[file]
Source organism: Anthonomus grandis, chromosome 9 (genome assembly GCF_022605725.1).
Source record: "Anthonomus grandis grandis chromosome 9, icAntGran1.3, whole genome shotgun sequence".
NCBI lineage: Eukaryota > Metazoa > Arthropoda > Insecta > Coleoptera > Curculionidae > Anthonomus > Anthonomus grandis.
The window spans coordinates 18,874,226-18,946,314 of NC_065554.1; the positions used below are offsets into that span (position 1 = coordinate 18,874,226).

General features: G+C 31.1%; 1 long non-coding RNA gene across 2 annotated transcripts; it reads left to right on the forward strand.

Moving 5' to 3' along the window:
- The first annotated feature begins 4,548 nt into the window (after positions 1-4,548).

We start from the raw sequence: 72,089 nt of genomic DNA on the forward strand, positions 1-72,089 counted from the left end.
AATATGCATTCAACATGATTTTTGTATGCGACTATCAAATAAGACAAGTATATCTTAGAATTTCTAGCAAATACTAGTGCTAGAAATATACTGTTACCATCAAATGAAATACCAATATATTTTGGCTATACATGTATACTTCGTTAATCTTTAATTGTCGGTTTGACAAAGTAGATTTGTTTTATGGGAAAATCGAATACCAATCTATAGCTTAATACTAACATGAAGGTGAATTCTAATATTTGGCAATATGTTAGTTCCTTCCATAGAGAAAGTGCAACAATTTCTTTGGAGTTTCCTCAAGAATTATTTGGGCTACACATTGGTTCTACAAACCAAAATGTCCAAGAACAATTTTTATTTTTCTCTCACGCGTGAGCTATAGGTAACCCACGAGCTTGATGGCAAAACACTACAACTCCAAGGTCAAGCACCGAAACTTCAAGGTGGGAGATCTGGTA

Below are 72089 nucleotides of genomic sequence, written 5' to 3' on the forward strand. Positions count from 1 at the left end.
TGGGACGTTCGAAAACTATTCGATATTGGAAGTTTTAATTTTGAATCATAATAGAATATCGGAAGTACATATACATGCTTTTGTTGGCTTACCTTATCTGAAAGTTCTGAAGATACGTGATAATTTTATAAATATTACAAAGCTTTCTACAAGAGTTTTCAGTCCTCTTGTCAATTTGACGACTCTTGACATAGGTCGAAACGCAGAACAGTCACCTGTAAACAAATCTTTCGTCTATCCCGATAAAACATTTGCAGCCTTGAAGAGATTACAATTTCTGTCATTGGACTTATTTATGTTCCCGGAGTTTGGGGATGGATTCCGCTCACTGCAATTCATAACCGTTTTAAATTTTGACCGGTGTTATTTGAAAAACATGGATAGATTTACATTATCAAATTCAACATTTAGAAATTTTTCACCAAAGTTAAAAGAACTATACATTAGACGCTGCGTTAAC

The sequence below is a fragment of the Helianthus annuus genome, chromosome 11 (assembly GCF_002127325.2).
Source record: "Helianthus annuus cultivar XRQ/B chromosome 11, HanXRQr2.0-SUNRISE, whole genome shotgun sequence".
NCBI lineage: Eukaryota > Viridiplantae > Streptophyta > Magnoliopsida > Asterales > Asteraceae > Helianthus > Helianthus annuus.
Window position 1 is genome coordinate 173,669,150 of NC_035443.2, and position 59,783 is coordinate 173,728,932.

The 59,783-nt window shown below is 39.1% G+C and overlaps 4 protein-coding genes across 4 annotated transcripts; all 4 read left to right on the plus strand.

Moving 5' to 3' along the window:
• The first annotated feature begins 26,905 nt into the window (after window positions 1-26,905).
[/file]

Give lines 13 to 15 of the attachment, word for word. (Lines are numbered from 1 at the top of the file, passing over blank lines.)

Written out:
Source record: "Helianthus annuus cultivar XRQ/B chromosome 11, HanXRQr2.0-SUNRISE, whole genome shotgun sequence".
NCBI lineage: Eukaryota > Viridiplantae > Streptophyta > Magnoliopsida > Asterales > Asteraceae > Helianthus > Helianthus annuus.
Window position 1 is genome coordinate 173,669,150 of NC_035443.2, and position 59,783 is coordinate 173,728,932.